Herbert, Henry. Demonstration of ENIAC. February 1, 1946. For Release February 16, 1946. University of Pennsylvania, Philadelphia, PA. Arthur W. Burks Papers, Institute of American Thought, Indiana University–Purdue University of Indianapolis, IN.
Husserl, Edmund. 1960. Cartesian Mediations. An Introduction to Phenomenology. Translated by Dorian Cairns. The Hague: Martinus Nijhoff Publishers. CrossRef
History of Development of Computing Devices. Future Release. War Department – Bureau of Public Relations. For Release in Morning Papers, Saturday, February 16, 1946. For Radio Broadcast after 7:00 p.m. EST, February 15, 1946. Arthur W. Burks Papers, Institute of American Thought, Indiana University–Purdue University of Indianapolis, IN.
Kittler, Friedrich. 2001. Computer Graphics: A Semi-Technical Introduction. Grey Room 2: 30–45. CrossRef
Knorr-Cetina, Karin. 2012. Skopische Medien: Am Beispiel der Architektur von Finanzmärkten. In Mediatisierte Welten: Forschungsfelder und Beschreibungsansätze, edited by Friedrich Krotz, and Andreas Hepp, 167–195. Wiesbaden: Springer. CrossRef
Knorr-Cetina, Karin. 2014. Scopic media and global coordination: the mediatization of face-to-face encounters. In Mediatization of Communication, edited by Knut Lundby, 39–62. Berlin: De Gruyter.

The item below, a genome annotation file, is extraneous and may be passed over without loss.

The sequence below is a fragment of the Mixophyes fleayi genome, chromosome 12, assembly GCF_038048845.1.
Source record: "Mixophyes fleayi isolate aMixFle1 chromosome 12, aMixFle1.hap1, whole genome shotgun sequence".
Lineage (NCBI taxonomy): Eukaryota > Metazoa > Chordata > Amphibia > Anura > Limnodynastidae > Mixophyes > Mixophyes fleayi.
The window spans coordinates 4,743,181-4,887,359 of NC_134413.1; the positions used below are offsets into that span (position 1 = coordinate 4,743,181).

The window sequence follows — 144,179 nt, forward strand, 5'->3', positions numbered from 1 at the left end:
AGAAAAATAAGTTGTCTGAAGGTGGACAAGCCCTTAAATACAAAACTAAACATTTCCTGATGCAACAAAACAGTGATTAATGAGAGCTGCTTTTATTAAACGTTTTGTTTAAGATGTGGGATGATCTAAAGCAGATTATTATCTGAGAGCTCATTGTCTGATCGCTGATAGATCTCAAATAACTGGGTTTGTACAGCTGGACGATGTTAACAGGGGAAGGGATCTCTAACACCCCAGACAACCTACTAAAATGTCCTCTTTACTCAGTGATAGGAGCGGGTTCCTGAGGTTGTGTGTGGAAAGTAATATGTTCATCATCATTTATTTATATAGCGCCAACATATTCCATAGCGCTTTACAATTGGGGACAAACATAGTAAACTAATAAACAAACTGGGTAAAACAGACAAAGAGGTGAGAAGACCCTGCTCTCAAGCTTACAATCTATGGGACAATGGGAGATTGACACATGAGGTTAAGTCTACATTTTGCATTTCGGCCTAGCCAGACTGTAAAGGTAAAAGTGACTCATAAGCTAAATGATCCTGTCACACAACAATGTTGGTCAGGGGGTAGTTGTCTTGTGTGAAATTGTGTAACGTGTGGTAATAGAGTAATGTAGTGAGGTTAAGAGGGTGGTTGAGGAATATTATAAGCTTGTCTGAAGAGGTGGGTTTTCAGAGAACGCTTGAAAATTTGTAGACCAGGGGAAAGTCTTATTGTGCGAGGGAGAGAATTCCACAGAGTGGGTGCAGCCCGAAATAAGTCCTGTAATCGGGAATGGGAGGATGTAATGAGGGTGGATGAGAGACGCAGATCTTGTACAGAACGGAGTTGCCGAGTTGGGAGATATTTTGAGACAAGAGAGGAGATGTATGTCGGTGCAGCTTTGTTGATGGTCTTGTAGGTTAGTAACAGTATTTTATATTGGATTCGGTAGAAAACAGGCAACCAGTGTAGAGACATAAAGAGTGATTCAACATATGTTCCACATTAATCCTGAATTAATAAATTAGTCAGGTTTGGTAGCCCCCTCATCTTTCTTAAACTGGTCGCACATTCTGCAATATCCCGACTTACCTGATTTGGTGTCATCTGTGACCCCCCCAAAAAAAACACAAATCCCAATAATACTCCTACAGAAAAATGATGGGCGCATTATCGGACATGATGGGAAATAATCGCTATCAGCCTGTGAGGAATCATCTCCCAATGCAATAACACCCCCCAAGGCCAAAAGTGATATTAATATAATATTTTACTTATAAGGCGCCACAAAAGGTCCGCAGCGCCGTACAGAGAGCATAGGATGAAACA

Light, Jennifer S. 1999. When Computers Were Women. Technology and Culture 40 (3): 455–483. MathSciNet
Mauchly, John. 1982. The Use of High Speed Vacuum Tube Devices for Calculating, privately circulated memorandum, August 1942, Moore School of Electrical Engineering, University of Pennsylvania. In The Origins of Digital Computers. Selected Papers, edited by Brian Randell, 355–358. Berlin/Heidelberg/New York, NY: Springer. CrossRef
McCartney, Scott. 1999. ENIAC. The Triumphs and Tragedies of the World’s First Computer. New York, NY: Walker Books.
Moore School of Electrical Engineering. 1943. The ENIAC (Electronic Numerical Integrator and Computer), Vol. I: A Report Covering Work until December 31, 1943. University of Pennsylvania. Philadelphia, PA.